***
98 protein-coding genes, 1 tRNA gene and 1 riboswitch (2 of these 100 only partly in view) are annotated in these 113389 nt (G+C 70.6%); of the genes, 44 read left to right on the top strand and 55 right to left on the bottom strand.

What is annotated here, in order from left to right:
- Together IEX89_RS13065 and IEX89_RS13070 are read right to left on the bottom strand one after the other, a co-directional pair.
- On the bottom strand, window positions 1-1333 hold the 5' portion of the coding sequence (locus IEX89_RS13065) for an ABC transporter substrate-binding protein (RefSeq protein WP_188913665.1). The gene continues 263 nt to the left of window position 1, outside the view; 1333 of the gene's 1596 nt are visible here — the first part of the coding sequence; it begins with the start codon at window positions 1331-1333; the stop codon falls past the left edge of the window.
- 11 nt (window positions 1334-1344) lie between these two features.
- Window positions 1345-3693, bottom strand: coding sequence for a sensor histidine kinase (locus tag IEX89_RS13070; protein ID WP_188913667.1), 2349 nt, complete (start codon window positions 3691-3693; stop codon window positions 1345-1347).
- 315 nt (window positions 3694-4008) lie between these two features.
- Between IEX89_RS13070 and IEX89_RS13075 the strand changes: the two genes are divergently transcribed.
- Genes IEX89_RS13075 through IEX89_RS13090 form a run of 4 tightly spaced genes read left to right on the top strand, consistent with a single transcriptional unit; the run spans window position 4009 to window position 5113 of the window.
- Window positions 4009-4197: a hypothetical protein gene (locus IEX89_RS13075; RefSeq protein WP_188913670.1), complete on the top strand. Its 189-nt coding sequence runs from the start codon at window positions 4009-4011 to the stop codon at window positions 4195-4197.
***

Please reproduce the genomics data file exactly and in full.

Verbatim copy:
98 protein-coding genes, 1 tRNA gene and 1 riboswitch (2 of these 100 only partly in view) are annotated in these 113389 nt (G+C 70.6%); of the genes, 44 read left to right on the top strand and 55 right to left on the bottom strand.

What is annotated here, in order from left to right:
- Together IEX89_RS13065 and IEX89_RS13070 are read right to left on the bottom strand one after the other, a co-directional pair.
- On the bottom strand, window positions 1-1333 hold the 5' portion of the coding sequence (locus IEX89_RS13065) for an ABC transporter substrate-binding protein (RefSeq protein WP_188913665.1). The gene continues 263 nt to the left of window position 1, outside the view; 1333 of the gene's 1596 nt are visible here — the first part of the coding sequence; it begins with the start codon at window positions 1331-1333; the stop codon falls past the left edge of the window.
- 11 nt (window positions 1334-1344) lie between these two features.
- Window positions 1345-3693, bottom strand: coding sequence for a sensor histidine kinase (locus tag IEX89_RS13070; protein ID WP_188913667.1), 2349 nt, complete (start codon window positions 3691-3693; stop codon window positions 1345-1347).
- 315 nt (window positions 3694-4008) lie between these two features.
- Between IEX89_RS13070 and IEX89_RS13075 the strand changes: the two genes are divergently transcribed.
- Genes IEX89_RS13075 through IEX89_RS13090 form a run of 4 tightly spaced genes read left to right on the top strand, consistent with a single transcriptional unit; the run spans window position 4009 to window position 5113 of the window.
- Window positions 4009-4197: a hypothetical protein gene (locus IEX89_RS13075; RefSeq protein WP_188913670.1), complete on the top strand. Its 189-nt coding sequence runs from the start codon at window positions 4009-4011 to the stop codon at window positions 4195-4197.